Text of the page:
David A. Bagwell

LAT/LON: N 30 ̊31'21", W 87 ̊54'10"

web site:

On a personal note, Happy 10th. Anniversary to #1 Son and his bride Amy.



James said...

I spent many happy times in Mobile in my youth. Duck hunting, crabbing, fishing, eating and drinking all were plentiful there. I supposed it all had changed in 30 years, glad to see some things haven't.

M.Lane said...

Fairhope is a lovely place. I have spent many a fondly remembered time at the Grand Hotel there.


Dominique said...

What a wonderful post; I am so glad to know there are still things people wake several times in the night to check--whether a jubilee of crabs or meteors--and I love the image of hooting and hollering and feasting! Forget the cell phones! Everyone should get out of bed!!! Dominique

JMW said...

What a great way to spend time with people in your community! And then, enjoy a fabulous meal!

SouthernProletariat said...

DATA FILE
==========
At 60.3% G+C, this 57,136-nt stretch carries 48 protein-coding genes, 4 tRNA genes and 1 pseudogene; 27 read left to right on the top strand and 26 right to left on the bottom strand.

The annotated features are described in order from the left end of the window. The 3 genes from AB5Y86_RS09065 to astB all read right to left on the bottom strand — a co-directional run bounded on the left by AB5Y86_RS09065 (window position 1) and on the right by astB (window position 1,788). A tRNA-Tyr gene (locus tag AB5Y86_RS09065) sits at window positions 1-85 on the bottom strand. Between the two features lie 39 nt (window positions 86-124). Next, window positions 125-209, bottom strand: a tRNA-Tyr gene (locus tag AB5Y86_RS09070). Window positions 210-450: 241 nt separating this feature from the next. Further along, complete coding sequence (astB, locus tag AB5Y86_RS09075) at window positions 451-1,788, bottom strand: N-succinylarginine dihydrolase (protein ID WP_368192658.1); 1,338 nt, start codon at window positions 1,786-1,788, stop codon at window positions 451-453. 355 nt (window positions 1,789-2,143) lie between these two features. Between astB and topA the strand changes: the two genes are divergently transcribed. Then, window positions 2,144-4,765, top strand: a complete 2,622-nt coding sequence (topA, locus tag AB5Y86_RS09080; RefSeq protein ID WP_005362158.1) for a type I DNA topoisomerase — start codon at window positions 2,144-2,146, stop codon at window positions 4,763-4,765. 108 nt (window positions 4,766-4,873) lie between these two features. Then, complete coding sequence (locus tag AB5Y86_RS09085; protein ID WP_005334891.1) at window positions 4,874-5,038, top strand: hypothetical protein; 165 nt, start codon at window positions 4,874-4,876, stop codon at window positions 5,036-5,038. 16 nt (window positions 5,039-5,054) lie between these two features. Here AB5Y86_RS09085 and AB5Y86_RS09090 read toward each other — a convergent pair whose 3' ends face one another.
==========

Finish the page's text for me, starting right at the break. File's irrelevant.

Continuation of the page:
Fairhope is still a wonderful town, and one of the better parts of my home state. I shall have to check out Mr. Bagwell's sounds delightful! Glad to know that the horrid heat we have been experiencing can be useful for something!

SouthernProletariat said...

Oh, and Happy Anniversary to your son and his bride!!

Patsy said...

I wish we had a jubilee here at 42.51°N 70.88°W!

My stepson is on his way to the Gulf today, with the USCG. We don't know where yet, so now I'm going to wish for Mobile.

andrew1860 said...

Beautiful post and photo. I'm from Mobile and did not know about a Jubilee until a few weeks ago when I was visiting a friend in Daphne next to Fairhope. He has a beach front home and had caught scores of crab and fish on his pier.

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Anonymous said...

great post I have seen many jubilee in my life and 2 this year hope to see another!